The Historiographical Context of “Revisiting James Bradley Thayer”

The Historiographical Context of “Revisiting James Bradley Thayer”

The following piece is a part of NULR of Note’s “Bring Back The ‘90s” initiative, aimed at exploring the evolution of legal thinking over the past three decades. For more, click here.

The 1993 Symposium in which Revisiting James Bradley Thayer appeared was prompted by the centennial of James Bradley Thayer’s essay, The Origin and Scope of the American Doctrine of Constitutional Law. At that time, Thayer’s essay was still quite well known among constitutional scholars, who were largely in thrall to the dominant “progressive” interpretation of late nineteenth- and early twentieth-century constitutional history—featuring the Lochner era, substantive due process, the Supreme Court’s retreat from aggressive review of other-branch legislation after the Court-packing crisis, and the Court’s eventual settling into an enlightened deference toward social welfare legislation, whether by Congress or the states. With that interpretation in place, Thayer’s essay was typically read as a plea to courts to restrict judicial review of legislative decisions to those situations in which no reasonable doubt existed as to a decision’s unconstitutionality.

So understood, Thayer’s essay was taken as a plea for judicial self-restraint, a precursor of the counter-majoritarian difficulty, and a prescient anticipation of the Lochner Court’s interpretive excesses, such as liberty of contract. Most of the commentators to the Symposium either critiqued that conventional understanding or directed their attention to Thayer’s essay as a plea for limited judicial review. Notwithstanding the critical stance of some commentators, there was a collective sense that the Symposium was paying homage to an influential marker on the highway of modernizing American constitutional jurisprudence.

More than twenty-five years later, the Symposium looks quite different to me. Beginning in the mid 1970s, some central assumptions made by proponents of the “progressive” interpretation of late nineteenth- and early twentieth-century constitutional history began to be called into question, and one by one, over the next fifty years, their resonance has receded. Historians have shown that late nineteenth-century courts and commentators are imperfectly described as laissez-faire conservatives, both with respect to their theories of political economy and their ideological leanings. The approach of the Supreme Court in police power/due process cases in the Lochner era has come to be seen as far more nuanced, and more mainstream, than anachronistic readings of those cases that later twentieth-century “progressives” suggested. “Substantive due process” has been revealed to be a phrase that no Justice on the Court employed throughout the Lochner era, conventionally thought of as between the 1880s and the late 1930s, when liberty of contract was one of the Court’s commonplace interpretive devices. The introduction of the Court-packing plan has been shown to have had virtually no effect on the Court majority’s sustaining hours and wages legislation against constitutional attacks after 1937. The emergence of a perception that unelected judges posed a  “counter-majoritarian difficulty” for the American system of democratic government has been seen not to have resulted in the Court’s embracing a minimalist conception of judicial review across the board, but in actually increasing the Court’s scrutiny of some other-branch decisions, notably ones affecting the civil rights and civil liberties of minorities. Indeed it is fair to say that by the first decade of the twenty-first century every claim made by “progressive” historians about the course of constitutional law in the late nineteenth and twentieth centuries has been the subject of revisionist scholarship.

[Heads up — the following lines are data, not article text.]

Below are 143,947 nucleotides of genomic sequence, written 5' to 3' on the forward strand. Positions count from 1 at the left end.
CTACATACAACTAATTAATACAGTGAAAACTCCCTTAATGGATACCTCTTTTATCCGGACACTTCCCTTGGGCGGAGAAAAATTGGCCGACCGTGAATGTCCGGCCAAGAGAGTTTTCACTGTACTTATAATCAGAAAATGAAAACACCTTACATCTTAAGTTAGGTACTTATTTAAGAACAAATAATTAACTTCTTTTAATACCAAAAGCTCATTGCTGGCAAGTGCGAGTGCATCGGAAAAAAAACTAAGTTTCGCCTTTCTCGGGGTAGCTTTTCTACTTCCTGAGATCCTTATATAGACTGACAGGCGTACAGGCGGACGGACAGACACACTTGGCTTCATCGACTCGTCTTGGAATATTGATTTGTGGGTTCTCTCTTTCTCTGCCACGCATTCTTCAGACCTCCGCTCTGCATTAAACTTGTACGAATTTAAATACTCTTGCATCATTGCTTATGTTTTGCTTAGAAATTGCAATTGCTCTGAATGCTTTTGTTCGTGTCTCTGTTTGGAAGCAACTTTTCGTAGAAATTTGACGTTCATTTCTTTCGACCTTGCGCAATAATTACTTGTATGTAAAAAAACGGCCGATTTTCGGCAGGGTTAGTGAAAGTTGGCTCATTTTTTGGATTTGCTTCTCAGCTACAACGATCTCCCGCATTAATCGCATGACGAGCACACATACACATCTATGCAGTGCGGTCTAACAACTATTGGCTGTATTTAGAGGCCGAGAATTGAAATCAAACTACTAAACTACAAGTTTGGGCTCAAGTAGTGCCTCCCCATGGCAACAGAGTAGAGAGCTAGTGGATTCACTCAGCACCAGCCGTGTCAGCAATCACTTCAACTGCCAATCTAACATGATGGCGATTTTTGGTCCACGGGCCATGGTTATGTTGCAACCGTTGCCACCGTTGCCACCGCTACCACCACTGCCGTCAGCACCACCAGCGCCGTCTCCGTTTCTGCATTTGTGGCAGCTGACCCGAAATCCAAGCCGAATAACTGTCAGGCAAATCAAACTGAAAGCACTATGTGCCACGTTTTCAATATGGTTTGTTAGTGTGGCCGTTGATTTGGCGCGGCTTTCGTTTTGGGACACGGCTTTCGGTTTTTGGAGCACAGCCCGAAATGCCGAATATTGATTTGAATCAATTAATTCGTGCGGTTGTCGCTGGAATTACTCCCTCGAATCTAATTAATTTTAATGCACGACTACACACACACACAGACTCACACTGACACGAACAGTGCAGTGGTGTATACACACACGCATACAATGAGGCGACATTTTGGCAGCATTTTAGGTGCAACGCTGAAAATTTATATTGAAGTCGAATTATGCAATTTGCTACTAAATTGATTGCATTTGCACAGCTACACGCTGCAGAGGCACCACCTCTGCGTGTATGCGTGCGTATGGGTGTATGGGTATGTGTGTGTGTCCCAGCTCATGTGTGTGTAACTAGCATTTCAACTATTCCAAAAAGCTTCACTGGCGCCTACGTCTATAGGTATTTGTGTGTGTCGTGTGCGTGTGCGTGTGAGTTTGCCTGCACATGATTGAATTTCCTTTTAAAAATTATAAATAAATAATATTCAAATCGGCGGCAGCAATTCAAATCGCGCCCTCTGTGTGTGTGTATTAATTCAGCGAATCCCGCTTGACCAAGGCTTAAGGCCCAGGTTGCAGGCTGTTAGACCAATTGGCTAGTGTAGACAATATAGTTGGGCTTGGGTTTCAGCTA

In this vein, the 1993 symposium on Thayer, including my attempt at revisiting his jurisprudential perspective, now looks more like the tip of an historiographical iceberg that would grow and expand over the next two decades. Thayer’s purported role as a prescient expositor of “judicial self-restraint,” a commentator who understood the costs of judges’ employing judicial review to usurp the prerogatives of more majoritarian institutions, was exposed in the Symposium in two respects; that image of Thayer was historically inaccurate, and the idealized posture associated with Thayer had its own deficiencies as an interpretive template. My contribution to the Symposium focused on the first of those themes. I note that there has not been much attention to Thayer among constitutional historians since the Symposium—he still lacks biographical treatment—and perhaps that has been because the Symposium is still regarded as the “last word” on Thayer. More likely it has been because the posture for which Thayer was once celebrated—judicial self-restraint—has ceased to be at the heart of discussions of judicial review and the Supreme Court’s proper interpretive stance in entertaining constitutional challenges to other-branch decision-making. In retrospect, the 1993 Symposium looks to me more like a scene in an unfolding revisionist movie about late nineteenth- and early twentieth-century constitutional history than any sort of jurisprudential milestone.

G. Edward White is the David and Mary Harrison Distinguished Professor of Law at the University of Virginia School of Law. He is the author, most recently, of Law in American History, Volume III: 1930-2000 (2019).

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